Retail price I saw quoted was $36,000. Motor is state of the art with probably the best motor controller available in the commercial world, but I don't know the details, either. Just knowing who builds it and who designed and constructed the motor controller is good enough for me, if I had the dough.
Thanks for your interest in my turntable. Saskia uses a new idler design based on traditional principles from various disciplines, some from audio, some not. Anyway, I admit that I have been somewhat apprehensive in disclosing details of its construction because it is a new design, and I would like to protect my ideas. Rest assured, though, it is a design that takes into account the various parameters that make for a decent turntable...at least as best I can manage.
Win Tinnon Audio, LLC.
There's one sure way to find out...at a price.
I am in the process of considering a new turntable and tonearm and this is one of the turntables that caught my eye. However, it does not appear to utilize a 12 inch tonearm and I am most interested in the DaVinci Grand Reference Grandezza arm.
I don't think anybody is going to reverse engineer your TT from pictures. If it's as nice as you say, it will help sales. I would never considering buying something sight unseen (even if I did hear it). It seems very strange to hide what's under the hood.
Ketchup-Think about what you've said: " I would never considering buying something sight unseen (even if I did hear it)".
Now, presumably, if you'd "never consider buying something sight unseen", you'd be in a position to see "what's under the hood" of this tt by simpley lifting the platter. And I'm curious how you'd be able to "hear it", without actually seeing it.
Since the vast majority of new TTs are belt drive, there's little to see 'under the hood'. And even when there *is* (say, the guts of a speed control), I don't know of any manufacturers who give us a 'look' at the circuit diagrams, or even a photo of the PCBs, in their advertising.
As for your contention that "I don't think anybody is going to reverse engineer your TT from pictures"-that's almost laughably naive.
Thanks John, what you say is a concern that I have. Because my turntable is an idler without any top plate, it required a drive implementation that is different from those idlers of the past. Like anyone who makes something new, I would like for the world to see it, though. That makes it a catch-22 for me both from the standpoint of being proud enough of what I have done to share it with others, and on the otherhand, getting the fallout for not doing exactly that. That said, quite a few people have seen it, but I am apprehensive about showing it on the Internet for the time being. It isn't that I don't want to, but not showing it makes more business sense for now.
If someone is serious about Saskia, I hope he does hear it, and see how it works. Then, he can decide if the turntable meets his expectations.
I have made a turntable with a provision for a twelve inch tonearm for a customer who wanted to use the arm from his other table until a Schroeder arm on order arrives. It was a temporary measure, however, so that the table would accommodate the shorter tonearm later. It would be easy enough to make the turntable special to accommodate any size, but this would be something to discuss in person, depending upon your specific tastes and needs. There are a variety of different ways to do it.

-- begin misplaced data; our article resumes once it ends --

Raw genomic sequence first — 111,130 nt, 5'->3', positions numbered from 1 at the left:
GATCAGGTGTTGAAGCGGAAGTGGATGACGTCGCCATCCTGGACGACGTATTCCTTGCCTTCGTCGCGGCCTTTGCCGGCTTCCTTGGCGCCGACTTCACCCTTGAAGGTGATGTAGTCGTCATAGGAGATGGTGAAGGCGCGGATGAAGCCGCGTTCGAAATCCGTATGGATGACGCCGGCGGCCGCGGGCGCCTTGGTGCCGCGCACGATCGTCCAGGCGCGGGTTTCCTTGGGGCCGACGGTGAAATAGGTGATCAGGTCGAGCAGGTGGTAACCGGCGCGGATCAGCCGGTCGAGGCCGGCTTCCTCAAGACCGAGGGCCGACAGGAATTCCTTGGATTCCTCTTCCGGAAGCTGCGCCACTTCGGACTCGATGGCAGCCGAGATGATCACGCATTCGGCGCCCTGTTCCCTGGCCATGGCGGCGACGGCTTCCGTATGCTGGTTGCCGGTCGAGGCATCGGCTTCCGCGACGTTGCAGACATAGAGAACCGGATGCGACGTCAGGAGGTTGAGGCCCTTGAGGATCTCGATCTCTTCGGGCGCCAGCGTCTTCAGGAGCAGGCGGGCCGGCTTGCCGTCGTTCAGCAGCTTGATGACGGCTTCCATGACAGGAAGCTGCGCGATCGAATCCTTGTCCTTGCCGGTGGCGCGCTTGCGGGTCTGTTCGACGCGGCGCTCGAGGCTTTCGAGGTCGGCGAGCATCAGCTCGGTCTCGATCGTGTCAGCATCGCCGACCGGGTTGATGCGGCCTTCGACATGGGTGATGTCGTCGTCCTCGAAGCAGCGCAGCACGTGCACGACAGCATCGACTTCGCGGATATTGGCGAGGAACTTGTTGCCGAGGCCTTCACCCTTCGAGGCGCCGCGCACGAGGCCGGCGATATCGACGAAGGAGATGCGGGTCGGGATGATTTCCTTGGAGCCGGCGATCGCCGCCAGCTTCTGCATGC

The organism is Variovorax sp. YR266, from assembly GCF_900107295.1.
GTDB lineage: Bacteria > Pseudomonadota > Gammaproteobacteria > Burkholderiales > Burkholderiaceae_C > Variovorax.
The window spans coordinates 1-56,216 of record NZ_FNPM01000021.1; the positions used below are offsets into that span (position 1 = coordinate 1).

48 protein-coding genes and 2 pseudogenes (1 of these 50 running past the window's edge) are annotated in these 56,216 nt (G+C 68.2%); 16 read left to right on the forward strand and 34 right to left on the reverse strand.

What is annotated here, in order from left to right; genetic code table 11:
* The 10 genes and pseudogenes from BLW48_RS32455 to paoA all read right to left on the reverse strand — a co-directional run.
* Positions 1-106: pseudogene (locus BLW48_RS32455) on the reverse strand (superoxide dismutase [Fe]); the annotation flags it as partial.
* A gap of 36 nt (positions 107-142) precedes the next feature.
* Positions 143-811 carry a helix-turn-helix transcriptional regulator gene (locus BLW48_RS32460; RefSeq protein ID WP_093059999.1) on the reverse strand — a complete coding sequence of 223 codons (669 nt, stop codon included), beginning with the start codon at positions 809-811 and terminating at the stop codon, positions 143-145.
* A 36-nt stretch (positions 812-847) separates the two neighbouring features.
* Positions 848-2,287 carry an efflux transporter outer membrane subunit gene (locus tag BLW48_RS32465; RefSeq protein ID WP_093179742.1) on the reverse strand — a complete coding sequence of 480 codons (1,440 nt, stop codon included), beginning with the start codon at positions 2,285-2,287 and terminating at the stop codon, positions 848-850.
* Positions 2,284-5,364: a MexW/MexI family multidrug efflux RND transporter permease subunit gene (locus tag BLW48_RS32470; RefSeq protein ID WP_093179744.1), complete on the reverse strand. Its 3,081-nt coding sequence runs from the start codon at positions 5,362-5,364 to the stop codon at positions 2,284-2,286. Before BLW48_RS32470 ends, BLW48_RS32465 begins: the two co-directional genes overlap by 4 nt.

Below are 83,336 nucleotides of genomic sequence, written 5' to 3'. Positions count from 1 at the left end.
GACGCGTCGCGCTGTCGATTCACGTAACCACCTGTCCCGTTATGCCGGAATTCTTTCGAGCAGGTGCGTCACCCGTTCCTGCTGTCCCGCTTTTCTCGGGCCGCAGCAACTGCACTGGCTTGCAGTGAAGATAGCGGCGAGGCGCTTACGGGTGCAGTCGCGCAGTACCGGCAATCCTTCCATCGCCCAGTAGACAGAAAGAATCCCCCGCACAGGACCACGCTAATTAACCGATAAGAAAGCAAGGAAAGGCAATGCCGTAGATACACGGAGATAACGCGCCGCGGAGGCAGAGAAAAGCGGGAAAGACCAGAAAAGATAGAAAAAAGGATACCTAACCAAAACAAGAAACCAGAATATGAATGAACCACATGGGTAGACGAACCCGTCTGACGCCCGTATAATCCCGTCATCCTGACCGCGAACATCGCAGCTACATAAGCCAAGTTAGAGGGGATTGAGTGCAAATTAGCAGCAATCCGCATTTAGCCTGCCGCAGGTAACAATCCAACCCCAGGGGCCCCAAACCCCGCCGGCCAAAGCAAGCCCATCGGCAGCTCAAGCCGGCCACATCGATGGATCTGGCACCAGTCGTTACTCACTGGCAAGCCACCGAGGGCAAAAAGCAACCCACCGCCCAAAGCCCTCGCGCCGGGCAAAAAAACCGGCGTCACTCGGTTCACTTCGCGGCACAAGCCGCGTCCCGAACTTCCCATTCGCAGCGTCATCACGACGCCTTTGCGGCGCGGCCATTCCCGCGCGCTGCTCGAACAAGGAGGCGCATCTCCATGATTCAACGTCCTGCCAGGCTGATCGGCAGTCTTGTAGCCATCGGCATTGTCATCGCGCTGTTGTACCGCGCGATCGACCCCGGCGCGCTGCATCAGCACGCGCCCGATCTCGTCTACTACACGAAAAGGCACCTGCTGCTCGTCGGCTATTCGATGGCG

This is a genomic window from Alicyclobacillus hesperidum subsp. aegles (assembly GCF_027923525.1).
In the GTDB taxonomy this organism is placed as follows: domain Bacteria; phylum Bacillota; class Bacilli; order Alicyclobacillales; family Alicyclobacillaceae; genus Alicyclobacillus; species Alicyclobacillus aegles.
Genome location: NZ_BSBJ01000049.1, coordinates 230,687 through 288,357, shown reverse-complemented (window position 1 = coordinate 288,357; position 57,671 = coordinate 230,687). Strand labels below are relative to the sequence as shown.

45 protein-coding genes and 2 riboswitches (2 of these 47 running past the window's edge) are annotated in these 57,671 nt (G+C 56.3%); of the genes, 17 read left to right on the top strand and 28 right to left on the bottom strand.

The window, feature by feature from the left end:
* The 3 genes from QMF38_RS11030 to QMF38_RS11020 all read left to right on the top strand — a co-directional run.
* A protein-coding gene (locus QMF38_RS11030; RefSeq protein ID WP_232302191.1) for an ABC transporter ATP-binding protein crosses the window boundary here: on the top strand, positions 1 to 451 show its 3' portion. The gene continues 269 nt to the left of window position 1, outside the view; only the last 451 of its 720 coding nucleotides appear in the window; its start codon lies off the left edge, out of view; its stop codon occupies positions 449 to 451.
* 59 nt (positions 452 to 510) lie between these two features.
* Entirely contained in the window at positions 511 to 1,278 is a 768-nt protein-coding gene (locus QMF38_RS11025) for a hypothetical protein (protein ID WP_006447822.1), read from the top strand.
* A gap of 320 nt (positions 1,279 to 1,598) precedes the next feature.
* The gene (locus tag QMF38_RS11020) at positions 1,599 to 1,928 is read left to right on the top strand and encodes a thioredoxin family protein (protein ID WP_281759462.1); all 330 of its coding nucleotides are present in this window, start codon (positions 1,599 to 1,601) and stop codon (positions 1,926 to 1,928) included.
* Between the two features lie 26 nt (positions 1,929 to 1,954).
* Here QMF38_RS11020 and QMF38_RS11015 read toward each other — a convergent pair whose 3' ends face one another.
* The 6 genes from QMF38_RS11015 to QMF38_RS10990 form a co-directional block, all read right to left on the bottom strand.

Hopefully, all you guys will make it to RMAF this time!
Win Tinnon Audio, LLC.
Is this turntable custom built by the designer or is it engineered and machined in a manufacturing facility?
I make the then old-fashioned way, by hand.
I should say the old-fashioned way. The word "then" typed itself into the post. ;) Anyway, various parts of the turntable are built in machine shops, a company does water jet work on the raw slate, another makes the basic part of the controller enclosure, and Mark Kelly does the controller circuitry in Australia. I do all assembly and finish work.
I am not an engineer, so please forgive my crude attempt to ask an engineering-type question. How do you communicate dimensional and geometric tolerances to your component part manufacturers and machine shops? In other words, since the ultimate success of your design depends on micro tolerances, how do you make certain that each turntable you build is precisely uniform from one turntable to the next?
I send appropriate CAD drawings to the vendors. They build from those, and I accept or reject according to the outcome. This is all done in close contact with those involved, of course. The slate, for example, can be cut to an accuracy of .0006". Metal is even more accurate than that. One particular company, IDG Mfg. LLC., is owned by a machinist named Colby Lamb who has done work with me from the outset, so he is the key vendor. It is nice to have those who understand what is expected beyond that of a simple job that has been contracted, and he is that guy. If you think about it, the tolerances of most anything in a turntable are subject to the whims of temperature or humidity, or both, but in the case of slate, this is diminished over wood and some other materials. Unacceptable variance is still a big concern, however, so great care in the process is still necessary for all aspects. That is the most painstaking part of the assembly. In other words, I haven't discovered a way to snap the design together. It requires a lot of time and effort from those involved.